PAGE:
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HOME : Near Eastern Art : Bactria-Margiana Art : Bactria-Margiana copper-alloy vessel in the shape of a bird
Bactria-Margiana copper-alloy vessel in the shape of a bird - LO.1042
Origin: Central Asia
Circa: 1500 BC to 1000 BC
Dimensions: 3.4" (8.6cm) high x 3.6" (9.1cm) wide
Collection: Near Eastern
Medium: Copper-Alloy

Location: Great Britain
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The Bactria–Margiana Archaeological Complex (BMAC), also known as the Oxus civilisation, is the modern archaeological designation for a Bronze Age civilisation in Central Asia, that flourished between ca. 2300 and 1700 BC, in an area located in present-day northern Afghanistan, eastern Turkmenistan, southern Uzbekistan and western Tajikistan, centred on the upper Amu Darya (Oxus River). Bactria was the ancient Greek name for the area of Bactra (modern Balkh), in what is now northern Afghanistan, and Margiana was the ancient Greek name for the Persian satrapy of Margiana, the capital of which was Merv, in modern-day southeastern Turkmenistan. Several sites of this civilisation were discovered and named by the Soviet archaeologist Viktor Sarianidi (1976). Sarianidi's excavations from the late 1970s onwards, revealed numerous monumental structures in sites fortified by impressive walls and gates. The people of the BMAC culture were very proficient at working in a variety of metals including bronze, copper, silver and gold, as attested through the many metal artefacts found throughout the sites. They also practised the farming of wheat and barley. With their impressive material culture including monumental architecture, bronze tools, ceramics, and jewellery of semiprecious stones, the complex exhibits many of the hallmarks of civilisation. The BMAC was contemporary with the European Bronze Age, and was characterised by monumental architecture, social complexity and extremely distinctive cultural artefacts. Pictographs on seals have been argued to indicate an independently-developed writing system.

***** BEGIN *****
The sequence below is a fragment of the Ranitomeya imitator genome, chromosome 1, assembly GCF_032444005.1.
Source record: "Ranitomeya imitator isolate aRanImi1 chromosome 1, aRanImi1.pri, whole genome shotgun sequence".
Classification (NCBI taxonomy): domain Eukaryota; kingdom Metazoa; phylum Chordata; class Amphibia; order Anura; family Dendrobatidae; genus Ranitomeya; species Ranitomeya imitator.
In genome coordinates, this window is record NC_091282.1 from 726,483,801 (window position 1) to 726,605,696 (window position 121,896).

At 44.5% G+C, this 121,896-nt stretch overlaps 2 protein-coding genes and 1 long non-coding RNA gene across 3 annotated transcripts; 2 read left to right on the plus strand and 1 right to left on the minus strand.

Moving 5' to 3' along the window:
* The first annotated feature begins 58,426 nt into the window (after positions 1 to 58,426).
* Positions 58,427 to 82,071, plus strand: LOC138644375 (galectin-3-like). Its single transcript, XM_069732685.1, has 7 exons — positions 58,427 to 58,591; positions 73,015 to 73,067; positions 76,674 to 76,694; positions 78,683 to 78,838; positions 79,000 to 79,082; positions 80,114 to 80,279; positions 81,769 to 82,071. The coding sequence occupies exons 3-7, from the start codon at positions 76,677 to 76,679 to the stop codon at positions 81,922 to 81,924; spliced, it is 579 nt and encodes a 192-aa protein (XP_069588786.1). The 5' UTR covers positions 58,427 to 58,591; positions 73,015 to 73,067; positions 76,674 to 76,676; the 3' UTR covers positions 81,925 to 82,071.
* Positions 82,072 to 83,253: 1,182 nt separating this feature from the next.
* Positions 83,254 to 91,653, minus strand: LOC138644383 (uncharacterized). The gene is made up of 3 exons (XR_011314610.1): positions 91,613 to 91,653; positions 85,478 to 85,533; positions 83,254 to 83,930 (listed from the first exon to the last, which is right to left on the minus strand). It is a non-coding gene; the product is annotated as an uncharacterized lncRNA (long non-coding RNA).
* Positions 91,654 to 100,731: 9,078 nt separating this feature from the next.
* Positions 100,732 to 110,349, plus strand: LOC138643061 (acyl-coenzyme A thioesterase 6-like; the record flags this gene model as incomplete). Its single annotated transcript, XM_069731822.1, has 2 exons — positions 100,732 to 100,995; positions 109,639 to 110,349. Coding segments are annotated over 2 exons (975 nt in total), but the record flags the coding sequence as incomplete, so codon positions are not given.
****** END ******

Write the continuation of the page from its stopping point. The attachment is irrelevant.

It was one of many economic and social entities in the vicinity, and was a powerful country due to the exceptional fertility and wealth of its agricultural lands. This in turn gave rise to a complex and multifaceted set of societies with specialist craftsmen who produced luxury materials such as this for the ruling and aristocratic elites. Trade appears to have been important, as Bactrian artefacts appear all over the Persian Gulf as well as in the Iranian Plateau and the Indus Valley. For this reason, the area was fought over from deep prehistory until the Mediaeval period, by the armies of Asia Minor, Greece (Macedonia), India and the Arab States, amongst others.

During the 2nd millennium BC metallurgists in Bactria-Margiana were already fairly well-versed in the bronze casting process, both by mould and lost wax. As an integral part in their artistic production, bronze was used not only for ceremonial and functional axes, but also to create adornments, including pins, pendants and other accessories such as small cosmetic bottles. These bottles have been mostly excavated from burial contexts in Bactria-Margiana; the most interesting examples featuring three- dimensional sculptures of animals, just like the one here illustrated. - (LO.1042)


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